In a typical orchestra pit of a West End or professional touring show now, it’s usual to have three, sometimes four, keyboards, however it is rarely the case that pianos are used. My role as a keyboardist/pianist in musical theatre is often misunderstood as there is a heavy load of technology used, which makes it a job only for a multitasker.
It is now very unusual for a real acoustic piano to be used in a pro musical theatre show, although there have been some recent examples of this. The Cameron Mackintosh West End production of Avenue Q used an upright piano, and the original Stratford production of Matilda by the RSC used a real grand piano, switching to a keyboard when it transferred to the West End.
The set up for a professional musical theatre keyboard can be a technical hell, as there is so much going on around the keyboard! The keyboards themselves are usually what is referred to as a ‘controller keyboard’, meaning that sounds that are not contained in the keyboard themselves can be played from an external sound module, usually a little black box wired up to the keyboard. Sometimes the sounds are contained on a computer in a programme such as Main Stage,an Apple programme enabling you to have a lot of different instrument sounds easily accessible in an order that is useful to the individual player.
There are usually three different pedals the keyboard player has to operate:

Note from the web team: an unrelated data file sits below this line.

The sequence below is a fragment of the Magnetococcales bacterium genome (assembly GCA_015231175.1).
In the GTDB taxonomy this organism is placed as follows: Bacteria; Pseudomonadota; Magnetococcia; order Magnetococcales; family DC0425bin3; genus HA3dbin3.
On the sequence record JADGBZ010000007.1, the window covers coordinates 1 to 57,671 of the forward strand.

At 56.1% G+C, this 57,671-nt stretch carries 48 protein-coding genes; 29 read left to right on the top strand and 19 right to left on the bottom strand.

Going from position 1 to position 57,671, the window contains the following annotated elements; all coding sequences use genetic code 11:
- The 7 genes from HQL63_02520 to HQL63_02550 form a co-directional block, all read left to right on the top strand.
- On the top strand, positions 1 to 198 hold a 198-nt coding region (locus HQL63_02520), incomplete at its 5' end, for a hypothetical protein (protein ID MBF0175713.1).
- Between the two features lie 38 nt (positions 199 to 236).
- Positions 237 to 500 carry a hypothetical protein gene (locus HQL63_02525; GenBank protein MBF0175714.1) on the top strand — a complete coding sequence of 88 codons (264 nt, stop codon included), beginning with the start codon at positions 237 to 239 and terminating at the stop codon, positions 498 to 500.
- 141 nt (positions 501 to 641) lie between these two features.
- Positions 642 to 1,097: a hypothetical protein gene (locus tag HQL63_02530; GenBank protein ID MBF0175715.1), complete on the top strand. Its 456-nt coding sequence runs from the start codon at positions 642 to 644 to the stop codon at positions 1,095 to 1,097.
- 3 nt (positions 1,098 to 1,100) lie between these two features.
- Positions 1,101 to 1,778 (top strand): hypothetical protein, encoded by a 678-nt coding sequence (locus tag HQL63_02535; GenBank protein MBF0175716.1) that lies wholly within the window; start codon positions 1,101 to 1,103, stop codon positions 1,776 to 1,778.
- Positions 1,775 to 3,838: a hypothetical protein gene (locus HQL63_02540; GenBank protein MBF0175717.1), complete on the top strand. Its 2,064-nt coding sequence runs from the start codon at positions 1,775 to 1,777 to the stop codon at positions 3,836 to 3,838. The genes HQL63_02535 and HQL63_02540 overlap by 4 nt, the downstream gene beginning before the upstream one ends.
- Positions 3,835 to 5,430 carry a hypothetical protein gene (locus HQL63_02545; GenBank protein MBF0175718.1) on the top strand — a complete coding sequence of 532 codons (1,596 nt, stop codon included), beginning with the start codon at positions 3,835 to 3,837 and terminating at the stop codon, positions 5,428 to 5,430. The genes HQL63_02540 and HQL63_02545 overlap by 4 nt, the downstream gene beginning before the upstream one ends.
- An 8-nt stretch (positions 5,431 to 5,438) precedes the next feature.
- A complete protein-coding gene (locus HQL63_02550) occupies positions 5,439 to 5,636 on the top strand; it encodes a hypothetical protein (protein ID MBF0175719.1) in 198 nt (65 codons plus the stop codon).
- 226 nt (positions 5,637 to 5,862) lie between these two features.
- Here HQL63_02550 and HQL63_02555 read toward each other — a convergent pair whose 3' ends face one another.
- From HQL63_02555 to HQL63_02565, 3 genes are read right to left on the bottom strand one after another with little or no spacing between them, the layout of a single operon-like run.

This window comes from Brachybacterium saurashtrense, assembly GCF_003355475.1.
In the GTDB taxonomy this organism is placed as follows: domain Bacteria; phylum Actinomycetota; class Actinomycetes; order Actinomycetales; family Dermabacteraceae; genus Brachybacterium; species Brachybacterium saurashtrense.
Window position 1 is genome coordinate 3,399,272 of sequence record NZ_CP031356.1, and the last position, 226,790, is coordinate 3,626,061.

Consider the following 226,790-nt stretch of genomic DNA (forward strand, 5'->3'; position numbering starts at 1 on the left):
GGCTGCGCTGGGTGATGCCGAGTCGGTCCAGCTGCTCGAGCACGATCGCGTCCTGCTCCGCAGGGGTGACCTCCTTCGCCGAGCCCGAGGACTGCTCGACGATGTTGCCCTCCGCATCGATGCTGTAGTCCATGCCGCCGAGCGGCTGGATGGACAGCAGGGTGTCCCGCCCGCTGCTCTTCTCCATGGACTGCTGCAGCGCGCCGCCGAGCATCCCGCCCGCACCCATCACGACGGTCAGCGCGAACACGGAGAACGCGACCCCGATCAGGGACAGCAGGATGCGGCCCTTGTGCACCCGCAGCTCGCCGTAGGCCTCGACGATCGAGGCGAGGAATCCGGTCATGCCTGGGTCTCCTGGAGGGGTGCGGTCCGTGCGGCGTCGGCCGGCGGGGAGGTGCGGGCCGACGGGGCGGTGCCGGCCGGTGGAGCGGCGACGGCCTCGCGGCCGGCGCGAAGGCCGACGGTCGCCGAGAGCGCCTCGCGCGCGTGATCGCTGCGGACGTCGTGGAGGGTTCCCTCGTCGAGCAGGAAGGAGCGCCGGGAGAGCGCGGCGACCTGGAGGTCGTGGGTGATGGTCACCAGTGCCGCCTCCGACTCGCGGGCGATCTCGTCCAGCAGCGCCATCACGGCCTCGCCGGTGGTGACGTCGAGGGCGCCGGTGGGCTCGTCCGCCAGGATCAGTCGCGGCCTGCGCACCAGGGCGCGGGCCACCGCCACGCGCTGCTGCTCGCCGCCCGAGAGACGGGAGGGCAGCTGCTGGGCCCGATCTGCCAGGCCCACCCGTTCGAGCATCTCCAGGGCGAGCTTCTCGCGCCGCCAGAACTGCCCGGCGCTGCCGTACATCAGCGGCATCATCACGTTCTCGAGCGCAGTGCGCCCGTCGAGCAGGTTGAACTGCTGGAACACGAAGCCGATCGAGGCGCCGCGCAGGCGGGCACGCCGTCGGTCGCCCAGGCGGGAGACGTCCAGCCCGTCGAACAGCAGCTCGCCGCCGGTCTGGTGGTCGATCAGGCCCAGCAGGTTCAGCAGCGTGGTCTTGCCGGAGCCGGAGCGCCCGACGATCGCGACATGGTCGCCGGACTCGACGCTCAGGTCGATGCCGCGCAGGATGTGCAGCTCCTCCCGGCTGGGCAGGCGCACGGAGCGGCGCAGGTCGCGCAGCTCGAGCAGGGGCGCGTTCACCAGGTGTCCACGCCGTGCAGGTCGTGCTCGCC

- The Sustain Pedal: Like on any regular piano.
- The Volume Pedal: To suit each orchestration – as different instruments are played on the keyboards, they may need to be played at different volumes and levels, and this is controlled by a foot controller, with a small monitor telling the player what level they are currently at.
- The Patch Change Pedal: In modern musical theatre orchestrations, keyboards are used for many different instruments and wacky sounds, so the patch (sound) must be changed very quickly. This is usually done by the flick of a pedal, but sometimes it can be done by the player pressing a button with their hand, which can be tricky when playing! On the picture of a musical theatre keyboard (above) you can also see a monitor, which shows which patch is currently being played.
Each player, not just keyboard players, has an ‘aviom’, or personal mixer (this is the blue box on the very right of the picture). This is linked to the player’s personal headphones, and they can control the volume of each individual instrument and the vocals so they can hear what they want to make the show as easy and fun for them to play as possible.
The individual keyboards have to be programmed, and on most productions there is an assigned keyboard programmer, whose job it is to find the correct sounds to suit the orchestration, or use those already provided for them, order them to fit the score, and make them playable on the keyboard.
On small-scale shows, and shows with low budgets, the more technical side of keyboards is often bypassed. When I was Musical Director of Scousers on the Rampage, I used a keyboard in which I had to type numbers into the keyboard to change, and had only one pedal – the sustain. This doesn’t always affect the quality of the orchestration, as the player works even harder to ensure all of the sounds are available, sometimes by pressing various buttons (as I did) or having multiple keyboards, although there are major advantages to being able to access all the technology.
I hope this has given you an insight into the pit, as always. Have a look at the picture of the keyboard and see if you can spot what I’ve mentioned.
Image credit: Kevin Caparotta for the National Tour of Shrek the Musical.